Parkite wins tennis title with grandson
Though they were born 60 years apart, Park City resident Ray Freer and his 15-year-old grandson, Ian, are in sync on the tennis court.
In July, the duo won the United States Tennis Association’s 2016 Grandfather-Grandson Grass Court National Championship at Longwood Cricket Club in Chestnut Hill, Massachusetts.
Ray Freer said he and Ian won three matches over three days and earned redemption in the title match.
“We played three matches and won the first two handily,” he said. “That’s just because the grandsons were younger, so they were overmatched. In the finals, which made me particularly proud of my grandchild, the young man we defeated was 23 years old, a graduate of college and had played on his collegiate tennis team. My grandson Ian is 15 years old going into his sophomore season of high school, so that was really cool. That was really rewarding because that team defeated us in the finals the year before.”
Freer said tennis is a passion his entire family shares and that makes the title even more special.
“We started playing these tournaments about three or four years ago,” he said. “I’ve played them with [older grandson] Jack and I’ve played them with Ian. We just alternate because my son [Bradford] plays father-son and I play grandfather-grandson.
“I’ve never won a gold. I have won bronzes and I’ve won silvers, always with family members. To get a gold this year was just a spectacular experience.”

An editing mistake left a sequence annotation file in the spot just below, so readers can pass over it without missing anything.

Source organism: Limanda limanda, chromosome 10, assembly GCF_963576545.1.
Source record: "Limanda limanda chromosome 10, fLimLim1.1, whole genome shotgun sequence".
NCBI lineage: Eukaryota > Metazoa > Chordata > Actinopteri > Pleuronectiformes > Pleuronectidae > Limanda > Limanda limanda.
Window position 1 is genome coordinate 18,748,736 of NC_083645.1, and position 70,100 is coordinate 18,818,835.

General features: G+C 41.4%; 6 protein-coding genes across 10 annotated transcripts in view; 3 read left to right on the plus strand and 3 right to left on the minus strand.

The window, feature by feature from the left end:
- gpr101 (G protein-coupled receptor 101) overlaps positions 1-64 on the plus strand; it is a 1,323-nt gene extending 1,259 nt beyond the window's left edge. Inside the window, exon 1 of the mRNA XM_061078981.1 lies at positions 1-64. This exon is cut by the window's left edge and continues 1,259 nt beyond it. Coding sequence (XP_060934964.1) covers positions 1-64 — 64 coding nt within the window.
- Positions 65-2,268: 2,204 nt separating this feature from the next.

Freer credits the tennis facilities and pros at the PC MARC for helping him keep his game sharp.
“I grew up in Pasadena, California, and that’s where the other family members live,” he said. “I moved here in 1991 and I’ve played tennis here ever since. I’m very, very thankful for the facilities that are available here at the PC MARC. The tennis staff is very, very good and they’re very capable professionals. They’re nice people and can really teach the game.”
Though Freer said tennis is one of the loves of his life, he added that he participates in the Park City Sunrise Rotary, The Hope Alliance and other community groups.
But tennis is a game that he enjoys and he said he already has next year’s national championships circled on his calendar.
“The nice thing about playing in these tournaments is all the people are as nice as can be,” he said. “You hear how competitive tennis is, but I have never run up against a grandfather-grandson tournament where everyone isn’t incredibly pleasant and honest in terms of line calls. We’re going to go back and do it again.”
Steele DeWald has his life in Park City down to a routine. After some strange encounters in his 20s, he’s OK with the mundane.